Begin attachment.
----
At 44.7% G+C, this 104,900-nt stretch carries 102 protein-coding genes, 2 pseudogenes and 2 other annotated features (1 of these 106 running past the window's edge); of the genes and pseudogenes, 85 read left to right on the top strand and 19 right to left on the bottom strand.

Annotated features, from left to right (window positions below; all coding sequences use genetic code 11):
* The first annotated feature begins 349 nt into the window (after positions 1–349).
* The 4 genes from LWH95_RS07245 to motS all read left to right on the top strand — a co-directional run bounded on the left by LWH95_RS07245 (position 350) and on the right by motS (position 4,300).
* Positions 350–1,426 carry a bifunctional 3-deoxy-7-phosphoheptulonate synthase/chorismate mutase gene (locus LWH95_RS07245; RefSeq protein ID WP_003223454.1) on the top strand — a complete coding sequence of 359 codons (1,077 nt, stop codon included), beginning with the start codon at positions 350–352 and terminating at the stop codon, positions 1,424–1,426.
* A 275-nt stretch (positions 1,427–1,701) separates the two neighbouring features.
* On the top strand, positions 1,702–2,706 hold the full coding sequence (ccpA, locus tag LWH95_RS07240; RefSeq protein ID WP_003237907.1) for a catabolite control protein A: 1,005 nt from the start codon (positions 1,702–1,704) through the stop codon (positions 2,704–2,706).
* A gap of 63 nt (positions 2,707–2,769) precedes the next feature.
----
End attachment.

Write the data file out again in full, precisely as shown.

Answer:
At 44.7% G+C, this 104,900-nt stretch carries 102 protein-coding genes, 2 pseudogenes and 2 other annotated features (1 of these 106 running past the window's edge); of the genes and pseudogenes, 85 read left to right on the top strand and 19 right to left on the bottom strand.

Annotated features, from left to right (window positions below; all coding sequences use genetic code 11):
* The first annotated feature begins 349 nt into the window (after positions 1–349).
* The 4 genes from LWH95_RS07245 to motS all read left to right on the top strand — a co-directional run bounded on the left by LWH95_RS07245 (position 350) and on the right by motS (position 4,300).
* Positions 350–1,426 carry a bifunctional 3-deoxy-7-phosphoheptulonate synthase/chorismate mutase gene (locus LWH95_RS07245; RefSeq protein ID WP_003223454.1) on the top strand — a complete coding sequence of 359 codons (1,077 nt, stop codon included), beginning with the start codon at positions 350–352 and terminating at the stop codon, positions 1,424–1,426.
* A 275-nt stretch (positions 1,427–1,701) separates the two neighbouring features.
* On the top strand, positions 1,702–2,706 hold the full coding sequence (ccpA, locus tag LWH95_RS07240; RefSeq protein ID WP_003237907.1) for a catabolite control protein A: 1,005 nt from the start codon (positions 1,702–1,704) through the stop codon (positions 2,704–2,706).
* A gap of 63 nt (positions 2,707–2,769) precedes the next feature.